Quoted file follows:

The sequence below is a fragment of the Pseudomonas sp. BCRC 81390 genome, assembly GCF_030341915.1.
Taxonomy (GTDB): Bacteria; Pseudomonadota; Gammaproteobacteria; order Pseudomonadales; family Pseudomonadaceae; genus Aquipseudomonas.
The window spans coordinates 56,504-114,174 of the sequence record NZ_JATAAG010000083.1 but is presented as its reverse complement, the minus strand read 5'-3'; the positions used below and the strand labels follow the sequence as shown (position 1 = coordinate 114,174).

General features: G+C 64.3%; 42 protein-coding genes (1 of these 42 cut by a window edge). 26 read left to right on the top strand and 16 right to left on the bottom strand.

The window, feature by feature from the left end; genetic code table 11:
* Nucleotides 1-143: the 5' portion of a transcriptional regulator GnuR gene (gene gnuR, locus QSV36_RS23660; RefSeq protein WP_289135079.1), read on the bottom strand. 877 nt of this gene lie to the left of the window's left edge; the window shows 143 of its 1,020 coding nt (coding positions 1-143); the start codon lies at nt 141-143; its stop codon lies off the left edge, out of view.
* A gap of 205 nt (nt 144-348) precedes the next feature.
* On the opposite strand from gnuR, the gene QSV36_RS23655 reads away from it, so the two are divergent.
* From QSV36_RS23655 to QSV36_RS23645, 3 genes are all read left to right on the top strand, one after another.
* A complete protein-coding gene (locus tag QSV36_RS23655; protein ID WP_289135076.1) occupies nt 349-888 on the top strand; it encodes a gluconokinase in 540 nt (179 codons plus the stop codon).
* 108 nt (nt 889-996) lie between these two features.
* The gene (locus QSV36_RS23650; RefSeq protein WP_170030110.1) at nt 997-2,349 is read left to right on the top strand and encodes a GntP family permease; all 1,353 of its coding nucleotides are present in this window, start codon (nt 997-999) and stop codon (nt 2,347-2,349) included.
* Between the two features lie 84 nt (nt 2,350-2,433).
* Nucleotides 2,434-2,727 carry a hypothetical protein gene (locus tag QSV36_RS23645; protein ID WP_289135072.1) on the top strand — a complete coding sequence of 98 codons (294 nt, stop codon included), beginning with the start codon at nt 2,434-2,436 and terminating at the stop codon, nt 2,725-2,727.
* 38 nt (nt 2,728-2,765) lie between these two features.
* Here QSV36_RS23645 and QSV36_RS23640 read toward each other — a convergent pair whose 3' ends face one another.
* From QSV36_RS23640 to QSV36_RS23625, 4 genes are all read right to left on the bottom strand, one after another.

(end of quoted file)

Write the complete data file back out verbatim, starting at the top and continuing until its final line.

The sequence below is a fragment of the Pseudomonas sp. BCRC 81390 genome, assembly GCF_030341915.1.
Taxonomy (GTDB): Bacteria; Pseudomonadota; Gammaproteobacteria; order Pseudomonadales; family Pseudomonadaceae; genus Aquipseudomonas.
The window spans coordinates 56,504-114,174 of the sequence record NZ_JATAAG010000083.1 but is presented as its reverse complement, the minus strand read 5'-3'; the positions used below and the strand labels follow the sequence as shown (position 1 = coordinate 114,174).

General features: G+C 64.3%; 42 protein-coding genes (1 of these 42 cut by a window edge). 26 read left to right on the top strand and 16 right to left on the bottom strand.

The window, feature by feature from the left end; genetic code table 11:
* Nucleotides 1-143: the 5' portion of a transcriptional regulator GnuR gene (gene gnuR, locus QSV36_RS23660; RefSeq protein WP_289135079.1), read on the bottom strand. 877 nt of this gene lie to the left of the window's left edge; the window shows 143 of its 1,020 coding nt (coding positions 1-143); the start codon lies at nt 141-143; its stop codon lies off the left edge, out of view.
* A gap of 205 nt (nt 144-348) precedes the next feature.
* On the opposite strand from gnuR, the gene QSV36_RS23655 reads away from it, so the two are divergent.
* From QSV36_RS23655 to QSV36_RS23645, 3 genes are all read left to right on the top strand, one after another.
* A complete protein-coding gene (locus tag QSV36_RS23655; protein ID WP_289135076.1) occupies nt 349-888 on the top strand; it encodes a gluconokinase in 540 nt (179 codons plus the stop codon).
* 108 nt (nt 889-996) lie between these two features.
* The gene (locus QSV36_RS23650; RefSeq protein WP_170030110.1) at nt 997-2,349 is read left to right on the top strand and encodes a GntP family permease; all 1,353 of its coding nucleotides are present in this window, start codon (nt 997-999) and stop codon (nt 2,347-2,349) included.
* Between the two features lie 84 nt (nt 2,350-2,433).
* Nucleotides 2,434-2,727 carry a hypothetical protein gene (locus tag QSV36_RS23645; protein ID WP_289135072.1) on the top strand — a complete coding sequence of 98 codons (294 nt, stop codon included), beginning with the start codon at nt 2,434-2,436 and terminating at the stop codon, nt 2,725-2,727.
* 38 nt (nt 2,728-2,765) lie between these two features.
* Here QSV36_RS23645 and QSV36_RS23640 read toward each other — a convergent pair whose 3' ends face one another.
* From QSV36_RS23640 to QSV36_RS23625, 4 genes are all read right to left on the bottom strand, one after another.